ROC analysis was applied to compare the ability of each indicator to screen for MetS, and the ROC curves were plotted for each of the indicators in Kazakhs, Uyghurs, and Hans, respectively. The overall screening accuracy was quantified using the AUC. An AUC of 0.5, 0.6 to < 0.7, 0.7 to < 0.8, 0.8 to < 0.9, and ≥ 0.9 corresponded to no discrimination, poor, acceptable, excellent, and outstanding discrimination, respectively.25 To reduce variance, a bootstrapping procedure was used 2000 times to validate the best AUC values and 95% CIs for MetS.26 Moreover, the comparisons of AUC values were performed using the method of DeLong et al27 and the optimal cut-off value was identified using the maximum value of Youden’s index, which is calculated by sensitivity (Sen) plus specificity (Spe) minus 1.
Statistical analyses were performed using SPSS version 23.0 (IBM Corp., Armonk, NY, USA), R software version 3.6.1 (https://www.r-project.org/, The R Foundation), and MedCalc statistical software version 15.2.2 (MedCalc Software bvba, Ostend, Belgium). Differences were considered statistically significant at a P-value < 0.05 (two-tailed).
Basic Characteristics of Study Participants
A total of 3,192 Kazakhs (32.2%), 3,054 Uyghurs (30.8%), and 3,658 Hans (36.9%) were analyzed in this study. For each ethnic population, the MetS group showed significantly higher values for age, weight, WC, BMI, SBP, DBP, TG, FBG, LAP, CVAI, AIP, and WHtR, and lower values for HDL-C and height than those in the Non-MetS group (except for the height in Kazakhs, p=0.914) (Table 1).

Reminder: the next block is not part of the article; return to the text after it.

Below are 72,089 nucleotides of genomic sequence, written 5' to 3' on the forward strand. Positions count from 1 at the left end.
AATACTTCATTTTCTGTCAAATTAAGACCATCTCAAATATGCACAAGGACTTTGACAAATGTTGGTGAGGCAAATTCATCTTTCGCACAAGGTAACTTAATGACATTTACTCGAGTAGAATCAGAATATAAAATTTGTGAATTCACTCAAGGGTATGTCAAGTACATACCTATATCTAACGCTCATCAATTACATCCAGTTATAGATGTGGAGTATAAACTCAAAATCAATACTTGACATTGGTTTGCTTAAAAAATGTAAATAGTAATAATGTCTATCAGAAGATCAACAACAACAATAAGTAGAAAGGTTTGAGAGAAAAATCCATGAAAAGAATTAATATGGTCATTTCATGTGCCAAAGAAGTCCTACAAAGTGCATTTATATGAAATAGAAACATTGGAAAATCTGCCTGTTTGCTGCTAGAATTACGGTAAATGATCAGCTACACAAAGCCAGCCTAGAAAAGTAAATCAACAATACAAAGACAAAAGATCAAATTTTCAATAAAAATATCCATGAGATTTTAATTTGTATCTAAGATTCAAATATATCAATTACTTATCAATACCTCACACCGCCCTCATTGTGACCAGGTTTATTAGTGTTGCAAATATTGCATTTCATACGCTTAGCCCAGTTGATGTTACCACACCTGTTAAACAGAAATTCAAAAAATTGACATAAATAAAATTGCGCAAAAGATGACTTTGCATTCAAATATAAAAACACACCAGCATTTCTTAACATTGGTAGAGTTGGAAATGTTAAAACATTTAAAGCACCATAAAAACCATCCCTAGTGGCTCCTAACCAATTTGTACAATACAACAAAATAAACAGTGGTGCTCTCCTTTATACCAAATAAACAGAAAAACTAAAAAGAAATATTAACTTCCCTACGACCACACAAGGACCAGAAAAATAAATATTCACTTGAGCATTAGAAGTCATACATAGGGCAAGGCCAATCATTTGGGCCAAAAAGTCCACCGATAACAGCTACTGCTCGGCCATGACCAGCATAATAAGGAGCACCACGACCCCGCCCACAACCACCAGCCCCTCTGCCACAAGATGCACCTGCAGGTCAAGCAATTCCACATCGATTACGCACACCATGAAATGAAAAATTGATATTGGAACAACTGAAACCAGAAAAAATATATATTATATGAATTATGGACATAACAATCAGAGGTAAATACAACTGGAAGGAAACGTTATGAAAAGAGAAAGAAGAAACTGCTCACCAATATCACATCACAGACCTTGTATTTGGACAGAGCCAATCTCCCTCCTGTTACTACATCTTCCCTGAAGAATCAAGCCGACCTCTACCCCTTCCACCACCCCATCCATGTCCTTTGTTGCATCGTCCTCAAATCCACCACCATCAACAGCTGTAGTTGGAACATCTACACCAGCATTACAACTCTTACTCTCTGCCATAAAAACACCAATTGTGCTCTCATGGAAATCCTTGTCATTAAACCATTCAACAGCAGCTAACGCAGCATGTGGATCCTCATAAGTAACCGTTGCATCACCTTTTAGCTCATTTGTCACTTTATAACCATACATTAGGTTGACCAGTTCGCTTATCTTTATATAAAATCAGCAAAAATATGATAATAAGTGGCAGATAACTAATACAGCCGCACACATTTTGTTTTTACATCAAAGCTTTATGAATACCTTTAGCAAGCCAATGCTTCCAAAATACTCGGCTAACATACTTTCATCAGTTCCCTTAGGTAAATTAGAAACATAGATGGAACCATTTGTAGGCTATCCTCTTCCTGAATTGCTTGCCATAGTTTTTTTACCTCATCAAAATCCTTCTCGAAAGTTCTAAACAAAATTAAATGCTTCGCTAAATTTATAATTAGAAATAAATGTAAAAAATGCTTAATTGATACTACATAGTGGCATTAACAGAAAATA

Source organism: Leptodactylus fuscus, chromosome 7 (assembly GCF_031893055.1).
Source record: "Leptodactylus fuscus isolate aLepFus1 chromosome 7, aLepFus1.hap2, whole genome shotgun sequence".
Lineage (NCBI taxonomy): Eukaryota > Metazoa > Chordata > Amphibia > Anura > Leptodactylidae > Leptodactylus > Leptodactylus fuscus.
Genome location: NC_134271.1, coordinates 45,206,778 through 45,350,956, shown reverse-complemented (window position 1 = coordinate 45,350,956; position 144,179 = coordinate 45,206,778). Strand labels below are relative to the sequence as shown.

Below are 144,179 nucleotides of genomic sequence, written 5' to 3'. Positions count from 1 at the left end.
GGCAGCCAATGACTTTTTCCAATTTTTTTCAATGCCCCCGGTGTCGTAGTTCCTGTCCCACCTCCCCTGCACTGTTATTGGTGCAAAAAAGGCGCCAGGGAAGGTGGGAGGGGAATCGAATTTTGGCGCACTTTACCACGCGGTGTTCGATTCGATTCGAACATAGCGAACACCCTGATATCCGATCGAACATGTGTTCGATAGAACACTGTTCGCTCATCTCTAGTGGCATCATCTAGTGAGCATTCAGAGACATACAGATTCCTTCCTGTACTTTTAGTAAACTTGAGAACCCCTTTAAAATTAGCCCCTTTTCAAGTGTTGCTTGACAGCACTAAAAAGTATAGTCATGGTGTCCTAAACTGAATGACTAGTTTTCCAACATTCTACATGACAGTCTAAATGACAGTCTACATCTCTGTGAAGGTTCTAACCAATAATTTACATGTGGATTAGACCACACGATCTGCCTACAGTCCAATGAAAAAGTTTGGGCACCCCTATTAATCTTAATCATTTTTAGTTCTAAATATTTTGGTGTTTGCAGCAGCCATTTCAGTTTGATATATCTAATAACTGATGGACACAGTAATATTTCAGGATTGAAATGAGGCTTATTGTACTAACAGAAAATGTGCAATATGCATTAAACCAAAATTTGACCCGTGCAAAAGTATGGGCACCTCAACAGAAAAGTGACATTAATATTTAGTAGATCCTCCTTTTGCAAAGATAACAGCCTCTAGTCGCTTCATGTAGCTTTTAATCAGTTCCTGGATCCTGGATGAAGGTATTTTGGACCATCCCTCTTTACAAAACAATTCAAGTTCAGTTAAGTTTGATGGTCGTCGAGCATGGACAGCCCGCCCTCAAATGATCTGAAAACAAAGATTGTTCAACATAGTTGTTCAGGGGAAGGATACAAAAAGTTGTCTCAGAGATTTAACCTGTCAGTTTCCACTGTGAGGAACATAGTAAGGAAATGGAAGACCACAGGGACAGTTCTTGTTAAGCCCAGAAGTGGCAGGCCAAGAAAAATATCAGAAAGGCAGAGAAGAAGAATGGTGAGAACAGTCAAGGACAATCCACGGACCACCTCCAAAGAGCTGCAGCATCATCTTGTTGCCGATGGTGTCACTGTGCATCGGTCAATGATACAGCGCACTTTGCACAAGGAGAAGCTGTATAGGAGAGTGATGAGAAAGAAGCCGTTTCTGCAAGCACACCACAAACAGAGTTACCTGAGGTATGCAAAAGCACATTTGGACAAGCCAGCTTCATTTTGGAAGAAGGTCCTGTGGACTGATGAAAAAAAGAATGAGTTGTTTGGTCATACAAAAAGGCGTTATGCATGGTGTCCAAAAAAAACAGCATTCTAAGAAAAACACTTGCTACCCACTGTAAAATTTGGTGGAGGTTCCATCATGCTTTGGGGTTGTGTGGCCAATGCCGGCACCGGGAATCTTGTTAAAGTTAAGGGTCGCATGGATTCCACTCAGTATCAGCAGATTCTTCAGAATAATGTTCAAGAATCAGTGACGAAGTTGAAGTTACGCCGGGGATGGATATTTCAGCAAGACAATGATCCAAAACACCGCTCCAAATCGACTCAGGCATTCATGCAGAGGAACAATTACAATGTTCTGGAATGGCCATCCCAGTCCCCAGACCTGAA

Table 1 Basic Characteristics of the Study Participants
Associations of Visceral Obesity-Related Indices with MetS
LAP, CVAI, AIP, and WHtR were strongly associated with MetS in three ethnicities after adjustment for potential confounders (age, sex, smoking and drinking habits, occupation, marital status, education, and BMI.) (p for trend<0.001) (Figure 2). For all variables of interest in Kazakhs and Uyghurs, the LAP indicated the highest OR value for MetS (3.751 for Kazakhs and 3.726 for Uyghurs), followed by CVAI (3.002 for Kazakhs and 3.042 for Uyghurs), AIP (2.597 for Kazakhs and 2.863 for Uyghurs) and WHtR (2.154 for Kazakhs and 2.225 for Uyghurs). On the other hand, the highest OR in Hans was for CVAI, followed by LAP, AIP, and WHtR (OR=2.672, 2.571, 2.229, and 2.162, respectively).